Junkyard Find: 1972 AM General DJ-5B "Mail Jeep"
US Postal Service-surplus right-hand-drive DJ-5s were once cheap and plentiful. Actually, they’re still cheap and plentiful. Some got converted to four-wheel-drive, some got used as farm vehicles, some ended up as urban hoopties… and many of them were bought cheap at auction and then sat for decades, awaiting a project that never got started. Here’s a 40-year-old mail carrier that looks like it went right from the post office to the junkyard. Quite a few rural routes in Wyoming and northern Colorado are handled by non-USPS-employee subcontractors who drive their own vehicles, so it’s possible that this Jeep stayed on the job well into the 21st century.
You get a steel box on wheels with a handy mail-sorting shelf next to the driver’s seat, which is located at just the right height for rural mailboxes.
AM General went through quite a few engines for the DJ series. This one has an AMC six, but DJs were also built with GM Iron Dukes, Willys Hurricanes, and even Audi-via-AMC 2-liter fours.
The instrumentation is elegant, but we must report that the DJ-5 suffers from understeer at the limit. In fact, it suffers from upside-down steer at the limit.
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Why was the grille on these things different from the regular CJ's, I mean, why did it bulge out like that? Any mechanical reason?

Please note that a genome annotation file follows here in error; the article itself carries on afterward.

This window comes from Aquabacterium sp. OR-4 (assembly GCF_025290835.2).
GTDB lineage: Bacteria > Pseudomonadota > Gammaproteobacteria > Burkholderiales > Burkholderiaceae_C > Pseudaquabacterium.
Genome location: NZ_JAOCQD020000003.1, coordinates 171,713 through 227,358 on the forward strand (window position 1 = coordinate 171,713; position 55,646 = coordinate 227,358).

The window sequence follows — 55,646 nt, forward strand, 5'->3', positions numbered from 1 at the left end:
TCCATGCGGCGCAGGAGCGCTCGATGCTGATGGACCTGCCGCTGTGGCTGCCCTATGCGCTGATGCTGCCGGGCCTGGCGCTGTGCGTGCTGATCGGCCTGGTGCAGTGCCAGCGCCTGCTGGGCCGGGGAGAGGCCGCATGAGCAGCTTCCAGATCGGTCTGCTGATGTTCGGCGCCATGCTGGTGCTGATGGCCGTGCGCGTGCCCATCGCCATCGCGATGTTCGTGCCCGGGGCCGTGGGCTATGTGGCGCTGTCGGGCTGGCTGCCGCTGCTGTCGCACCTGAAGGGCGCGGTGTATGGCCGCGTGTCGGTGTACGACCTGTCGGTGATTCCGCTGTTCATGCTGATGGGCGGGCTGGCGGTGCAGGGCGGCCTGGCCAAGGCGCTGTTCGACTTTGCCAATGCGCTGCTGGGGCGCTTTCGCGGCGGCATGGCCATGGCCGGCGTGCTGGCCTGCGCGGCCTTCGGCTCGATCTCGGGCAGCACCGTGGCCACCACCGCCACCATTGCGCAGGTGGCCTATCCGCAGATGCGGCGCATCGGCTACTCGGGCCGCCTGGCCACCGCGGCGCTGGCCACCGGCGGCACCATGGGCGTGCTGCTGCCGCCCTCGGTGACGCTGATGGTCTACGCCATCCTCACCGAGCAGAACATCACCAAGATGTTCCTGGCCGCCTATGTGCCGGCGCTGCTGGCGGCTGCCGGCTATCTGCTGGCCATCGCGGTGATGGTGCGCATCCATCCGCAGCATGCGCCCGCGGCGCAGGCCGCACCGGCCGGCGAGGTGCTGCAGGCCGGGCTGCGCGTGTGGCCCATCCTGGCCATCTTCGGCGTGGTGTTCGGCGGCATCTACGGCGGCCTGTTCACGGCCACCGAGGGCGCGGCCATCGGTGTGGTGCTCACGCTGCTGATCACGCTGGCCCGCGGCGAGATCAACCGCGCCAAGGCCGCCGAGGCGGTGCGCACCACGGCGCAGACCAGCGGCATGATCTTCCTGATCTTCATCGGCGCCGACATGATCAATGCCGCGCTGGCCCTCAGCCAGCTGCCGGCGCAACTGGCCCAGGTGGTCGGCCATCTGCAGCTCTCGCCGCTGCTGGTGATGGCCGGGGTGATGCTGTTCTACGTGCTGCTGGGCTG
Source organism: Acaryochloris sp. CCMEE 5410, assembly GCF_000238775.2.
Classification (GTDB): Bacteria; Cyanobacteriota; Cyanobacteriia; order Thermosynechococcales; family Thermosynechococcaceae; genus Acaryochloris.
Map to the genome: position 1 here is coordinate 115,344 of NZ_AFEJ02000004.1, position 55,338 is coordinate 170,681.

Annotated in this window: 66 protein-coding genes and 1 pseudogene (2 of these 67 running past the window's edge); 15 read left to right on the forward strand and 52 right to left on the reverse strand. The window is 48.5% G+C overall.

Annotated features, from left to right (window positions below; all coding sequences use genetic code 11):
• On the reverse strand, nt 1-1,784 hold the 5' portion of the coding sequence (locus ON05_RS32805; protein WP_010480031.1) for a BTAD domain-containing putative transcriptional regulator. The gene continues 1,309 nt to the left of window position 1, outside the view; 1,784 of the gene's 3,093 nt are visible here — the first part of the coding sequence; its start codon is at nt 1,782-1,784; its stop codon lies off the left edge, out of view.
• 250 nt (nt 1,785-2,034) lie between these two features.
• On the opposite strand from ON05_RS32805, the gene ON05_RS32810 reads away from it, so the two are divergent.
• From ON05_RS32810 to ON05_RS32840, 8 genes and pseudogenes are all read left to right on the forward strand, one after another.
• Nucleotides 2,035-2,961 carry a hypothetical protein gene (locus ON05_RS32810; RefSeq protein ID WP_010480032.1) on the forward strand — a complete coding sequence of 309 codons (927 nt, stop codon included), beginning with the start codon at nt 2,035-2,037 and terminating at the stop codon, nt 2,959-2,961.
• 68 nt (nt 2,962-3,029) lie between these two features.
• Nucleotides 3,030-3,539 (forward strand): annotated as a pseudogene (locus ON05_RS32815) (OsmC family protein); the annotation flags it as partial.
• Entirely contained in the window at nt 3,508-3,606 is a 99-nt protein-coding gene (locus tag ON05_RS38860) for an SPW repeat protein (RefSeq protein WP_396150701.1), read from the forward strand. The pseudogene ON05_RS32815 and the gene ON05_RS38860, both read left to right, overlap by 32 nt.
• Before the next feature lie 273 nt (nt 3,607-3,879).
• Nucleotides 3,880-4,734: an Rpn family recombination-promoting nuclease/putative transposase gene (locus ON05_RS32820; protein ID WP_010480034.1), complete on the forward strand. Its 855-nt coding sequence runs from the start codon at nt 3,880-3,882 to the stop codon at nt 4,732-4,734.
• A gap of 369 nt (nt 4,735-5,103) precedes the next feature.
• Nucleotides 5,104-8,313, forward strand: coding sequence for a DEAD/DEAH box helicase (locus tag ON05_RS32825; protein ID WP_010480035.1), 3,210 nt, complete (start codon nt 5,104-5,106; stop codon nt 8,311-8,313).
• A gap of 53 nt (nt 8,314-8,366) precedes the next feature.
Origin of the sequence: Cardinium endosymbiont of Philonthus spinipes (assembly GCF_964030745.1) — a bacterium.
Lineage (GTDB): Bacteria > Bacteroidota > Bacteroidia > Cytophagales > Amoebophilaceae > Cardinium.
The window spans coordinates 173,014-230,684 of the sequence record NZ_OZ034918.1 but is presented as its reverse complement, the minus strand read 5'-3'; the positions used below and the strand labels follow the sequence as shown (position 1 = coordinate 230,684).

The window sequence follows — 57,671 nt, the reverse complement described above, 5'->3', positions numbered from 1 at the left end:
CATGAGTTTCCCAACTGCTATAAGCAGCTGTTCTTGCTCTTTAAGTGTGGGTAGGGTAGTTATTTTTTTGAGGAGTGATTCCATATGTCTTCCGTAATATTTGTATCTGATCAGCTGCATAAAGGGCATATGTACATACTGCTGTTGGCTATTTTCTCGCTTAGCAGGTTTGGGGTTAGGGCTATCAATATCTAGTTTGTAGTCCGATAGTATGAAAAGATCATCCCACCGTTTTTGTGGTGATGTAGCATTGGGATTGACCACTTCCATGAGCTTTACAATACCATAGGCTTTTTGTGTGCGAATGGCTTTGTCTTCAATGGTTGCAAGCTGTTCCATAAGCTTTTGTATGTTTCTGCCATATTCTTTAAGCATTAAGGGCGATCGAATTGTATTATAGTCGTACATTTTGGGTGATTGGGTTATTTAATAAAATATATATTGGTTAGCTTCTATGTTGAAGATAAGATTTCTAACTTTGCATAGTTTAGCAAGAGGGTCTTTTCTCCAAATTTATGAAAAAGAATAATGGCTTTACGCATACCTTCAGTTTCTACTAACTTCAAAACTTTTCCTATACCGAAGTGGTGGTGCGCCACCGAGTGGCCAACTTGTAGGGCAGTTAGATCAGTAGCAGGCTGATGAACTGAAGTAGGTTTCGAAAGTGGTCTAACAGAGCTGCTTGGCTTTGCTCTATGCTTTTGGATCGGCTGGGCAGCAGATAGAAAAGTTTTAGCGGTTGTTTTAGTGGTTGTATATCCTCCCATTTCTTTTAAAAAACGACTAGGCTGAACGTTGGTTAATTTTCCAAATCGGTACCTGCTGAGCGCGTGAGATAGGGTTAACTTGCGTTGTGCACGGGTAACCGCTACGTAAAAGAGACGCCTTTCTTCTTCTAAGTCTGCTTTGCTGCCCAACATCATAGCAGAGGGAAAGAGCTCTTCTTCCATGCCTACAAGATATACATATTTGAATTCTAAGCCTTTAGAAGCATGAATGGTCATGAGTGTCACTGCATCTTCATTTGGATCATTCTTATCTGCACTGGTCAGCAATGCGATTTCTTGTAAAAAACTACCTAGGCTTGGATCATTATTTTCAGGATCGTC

Robert, the front end sticks out like that because this is "left-over" CJ sheetmetal from the inline four / ex-Buick V6 era prior to AMC's take-over of Jeep in spring 1970. The inline six was too long so they had to extend the nose. The "real" Jeep CJ bodies were retooled with much closer production tolerances and a longer length to utilize AMC built engines - obviously making the vehicles more profitable to AMC by sharing their own parts rather than borrowed GM V6's which were very agricultural. GM did buy the V6 tooling back as a knee-jerk response to the first fuel crisis and this engine ended up being one of the best GM ever built - but originally (starting in 1962) the thing had a shake and wobble all its own, because it fired 150 degrees - 90 degrees - 150 degrees - 90 degrees - 150 degrees - 90 degrees. Rough as a proverbial cob. I recall seeing a Buick Special V6 (probably '62 or '63) when I was a kid in the 1970's - and when it idled, the soft motor mounts LITERALLY allowed the engine to rock left-to-right about 5". Jeep added a massive heavy flywheel but of course this meant the engine then had the upper end response of a container ship engine.... By the way, these were built in ex-Studebaker plants in northern Indiana (not the closed South Bend Main plant, but Chippewa Avenue or Mishawaka) that Kaiser Jeep bought in 1966 and AMC inherited in 1970. The 'division' was renamed AM General and sold off when AMC was partly bought by Renault - AM General is still in biz - until just lately it had been building HUMMMVEES. Too bad AMC didn't buy the tooling to the Studebaker ZipVan, which was the only unit-body Studebaker ever developed. It had a much lower center of gravity, shorter turn radius, more room inside and could have used AMC's engines with little modification. It looked - and was - a little box on wheels. If I recall, Messrs. Newman and Altman (who bought the rights to the Avanti) bought the ZipVan rights and never bothered trying for a contract with the post office again. AM General did build something similar but it wasn't half as good.